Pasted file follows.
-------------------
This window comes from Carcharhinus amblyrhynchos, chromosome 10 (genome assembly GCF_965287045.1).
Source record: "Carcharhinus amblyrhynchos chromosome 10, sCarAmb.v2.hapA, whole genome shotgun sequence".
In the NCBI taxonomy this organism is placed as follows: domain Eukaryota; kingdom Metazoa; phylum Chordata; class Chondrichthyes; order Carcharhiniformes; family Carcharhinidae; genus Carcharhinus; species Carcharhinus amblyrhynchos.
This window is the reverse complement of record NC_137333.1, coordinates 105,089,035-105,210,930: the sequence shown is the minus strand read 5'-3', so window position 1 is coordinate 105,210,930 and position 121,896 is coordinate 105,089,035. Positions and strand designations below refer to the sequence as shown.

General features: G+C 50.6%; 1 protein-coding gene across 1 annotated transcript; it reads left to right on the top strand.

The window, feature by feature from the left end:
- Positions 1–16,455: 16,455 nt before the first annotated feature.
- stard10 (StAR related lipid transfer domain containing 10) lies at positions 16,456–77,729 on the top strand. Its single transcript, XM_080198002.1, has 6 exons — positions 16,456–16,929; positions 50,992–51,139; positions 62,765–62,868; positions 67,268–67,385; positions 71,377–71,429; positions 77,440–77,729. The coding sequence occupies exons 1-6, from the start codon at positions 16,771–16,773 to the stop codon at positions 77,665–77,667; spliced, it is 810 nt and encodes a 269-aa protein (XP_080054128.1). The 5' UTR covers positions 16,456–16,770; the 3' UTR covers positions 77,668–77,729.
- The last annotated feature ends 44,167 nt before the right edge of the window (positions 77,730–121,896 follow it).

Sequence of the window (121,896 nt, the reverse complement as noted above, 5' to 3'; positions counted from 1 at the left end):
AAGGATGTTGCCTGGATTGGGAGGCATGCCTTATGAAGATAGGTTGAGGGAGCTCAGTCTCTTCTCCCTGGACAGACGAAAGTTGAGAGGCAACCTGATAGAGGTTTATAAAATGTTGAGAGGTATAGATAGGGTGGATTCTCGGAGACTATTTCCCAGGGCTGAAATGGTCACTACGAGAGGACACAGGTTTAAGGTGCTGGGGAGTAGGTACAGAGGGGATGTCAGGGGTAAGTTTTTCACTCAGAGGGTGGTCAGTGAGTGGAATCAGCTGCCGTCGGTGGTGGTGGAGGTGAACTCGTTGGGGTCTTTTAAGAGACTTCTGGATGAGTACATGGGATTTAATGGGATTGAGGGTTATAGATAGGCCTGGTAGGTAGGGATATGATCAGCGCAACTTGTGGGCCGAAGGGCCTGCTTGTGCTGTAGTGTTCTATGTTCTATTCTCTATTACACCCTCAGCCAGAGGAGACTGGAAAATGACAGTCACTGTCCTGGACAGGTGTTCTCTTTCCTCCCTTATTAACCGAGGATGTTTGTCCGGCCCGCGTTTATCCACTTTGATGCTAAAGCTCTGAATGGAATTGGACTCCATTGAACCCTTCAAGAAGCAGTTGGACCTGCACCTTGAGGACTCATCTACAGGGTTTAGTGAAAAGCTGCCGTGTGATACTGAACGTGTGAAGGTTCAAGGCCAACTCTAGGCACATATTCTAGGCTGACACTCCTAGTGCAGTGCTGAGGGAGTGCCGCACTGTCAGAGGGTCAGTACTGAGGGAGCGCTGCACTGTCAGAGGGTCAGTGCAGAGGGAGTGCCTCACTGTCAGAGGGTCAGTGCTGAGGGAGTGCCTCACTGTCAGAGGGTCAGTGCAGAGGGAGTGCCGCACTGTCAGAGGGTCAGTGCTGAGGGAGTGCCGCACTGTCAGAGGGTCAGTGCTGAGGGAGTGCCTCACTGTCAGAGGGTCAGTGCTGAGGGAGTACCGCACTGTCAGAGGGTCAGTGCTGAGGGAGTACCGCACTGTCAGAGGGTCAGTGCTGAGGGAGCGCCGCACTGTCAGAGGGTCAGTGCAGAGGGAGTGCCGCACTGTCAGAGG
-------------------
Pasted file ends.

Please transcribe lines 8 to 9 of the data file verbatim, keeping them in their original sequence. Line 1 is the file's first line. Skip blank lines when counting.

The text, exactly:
- stard10 (StAR related lipid transfer domain containing 10) lies at positions 16,456–77,729 on the top strand. Its single transcript, XM_080198002.1, has 6 exons — positions 16,456–16,929; positions 50,992–51,139; positions 62,765–62,868; positions 67,268–67,385; positions 71,377–71,429; positions 77,440–77,729. The coding sequence occupies exons 1-6, from the start codon at positions 16,771–16,773 to the stop codon at positions 77,665–77,667; spliced, it is 810 nt and encodes a 269-aa protein (XP_080054128.1). The 5' UTR covers positions 16,456–16,770; the 3' UTR covers positions 77,668–77,729.
- The last annotated feature ends 44,167 nt before the right edge of the window (positions 77,730–121,896 follow it).